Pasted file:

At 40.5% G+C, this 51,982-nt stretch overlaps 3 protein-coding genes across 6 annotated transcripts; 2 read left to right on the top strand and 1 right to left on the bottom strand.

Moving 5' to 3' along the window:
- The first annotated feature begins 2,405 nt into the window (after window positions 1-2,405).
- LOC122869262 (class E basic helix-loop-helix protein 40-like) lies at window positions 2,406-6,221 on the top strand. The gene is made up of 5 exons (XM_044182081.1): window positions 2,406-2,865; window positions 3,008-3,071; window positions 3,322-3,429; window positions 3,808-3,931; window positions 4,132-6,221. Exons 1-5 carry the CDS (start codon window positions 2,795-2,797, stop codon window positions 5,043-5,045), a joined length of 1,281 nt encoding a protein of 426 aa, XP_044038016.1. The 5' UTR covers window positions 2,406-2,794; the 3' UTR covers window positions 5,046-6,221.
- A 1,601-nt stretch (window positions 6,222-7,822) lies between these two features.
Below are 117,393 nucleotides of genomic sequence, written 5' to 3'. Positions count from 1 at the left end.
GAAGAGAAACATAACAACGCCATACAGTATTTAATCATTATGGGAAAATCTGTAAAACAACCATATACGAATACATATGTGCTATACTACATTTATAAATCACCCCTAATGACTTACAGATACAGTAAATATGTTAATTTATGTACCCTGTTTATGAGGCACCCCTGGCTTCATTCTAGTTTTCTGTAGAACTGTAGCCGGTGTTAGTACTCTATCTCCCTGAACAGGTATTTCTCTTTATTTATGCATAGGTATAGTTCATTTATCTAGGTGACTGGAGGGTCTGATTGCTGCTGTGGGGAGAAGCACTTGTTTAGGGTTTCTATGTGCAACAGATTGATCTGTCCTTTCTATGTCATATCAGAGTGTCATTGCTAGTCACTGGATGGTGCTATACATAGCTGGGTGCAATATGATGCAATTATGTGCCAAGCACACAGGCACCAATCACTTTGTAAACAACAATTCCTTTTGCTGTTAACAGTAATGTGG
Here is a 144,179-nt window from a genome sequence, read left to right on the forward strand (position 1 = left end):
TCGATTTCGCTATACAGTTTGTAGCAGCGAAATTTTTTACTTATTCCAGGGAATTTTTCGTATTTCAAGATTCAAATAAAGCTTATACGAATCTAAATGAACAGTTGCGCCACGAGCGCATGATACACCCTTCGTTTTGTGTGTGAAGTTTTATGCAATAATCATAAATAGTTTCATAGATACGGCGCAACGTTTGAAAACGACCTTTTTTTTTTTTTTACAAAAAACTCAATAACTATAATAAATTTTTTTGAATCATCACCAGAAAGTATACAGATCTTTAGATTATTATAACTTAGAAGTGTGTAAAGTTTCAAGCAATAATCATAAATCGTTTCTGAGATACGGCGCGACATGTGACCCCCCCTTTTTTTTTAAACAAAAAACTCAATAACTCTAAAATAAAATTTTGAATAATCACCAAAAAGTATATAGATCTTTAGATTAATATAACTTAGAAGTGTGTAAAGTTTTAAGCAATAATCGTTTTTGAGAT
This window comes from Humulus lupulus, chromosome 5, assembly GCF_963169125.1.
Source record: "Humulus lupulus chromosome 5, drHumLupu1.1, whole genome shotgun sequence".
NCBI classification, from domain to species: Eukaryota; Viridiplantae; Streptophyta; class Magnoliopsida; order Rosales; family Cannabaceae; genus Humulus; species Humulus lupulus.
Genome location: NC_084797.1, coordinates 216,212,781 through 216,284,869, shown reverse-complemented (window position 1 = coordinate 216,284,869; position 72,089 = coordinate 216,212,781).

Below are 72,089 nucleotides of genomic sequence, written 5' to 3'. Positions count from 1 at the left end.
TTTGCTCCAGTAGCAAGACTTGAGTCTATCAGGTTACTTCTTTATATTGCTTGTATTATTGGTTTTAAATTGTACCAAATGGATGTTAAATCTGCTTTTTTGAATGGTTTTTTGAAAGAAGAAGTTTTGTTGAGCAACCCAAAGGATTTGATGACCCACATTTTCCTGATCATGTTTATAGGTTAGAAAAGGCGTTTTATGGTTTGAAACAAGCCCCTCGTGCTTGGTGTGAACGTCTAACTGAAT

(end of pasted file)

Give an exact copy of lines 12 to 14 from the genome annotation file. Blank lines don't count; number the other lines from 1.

NCBI classification, from domain to species: Eukaryota; Viridiplantae; Streptophyta; class Magnoliopsida; order Rosales; family Cannabaceae; genus Humulus; species Humulus lupulus.
Genome location: NC_084797.1, coordinates 216,212,781 through 216,284,869, shown reverse-complemented (window position 1 = coordinate 216,284,869; position 72,089 = coordinate 216,212,781).

Below are 72,089 nucleotides of genomic sequence, written 5' to 3'. Positions count from 1 at the left end.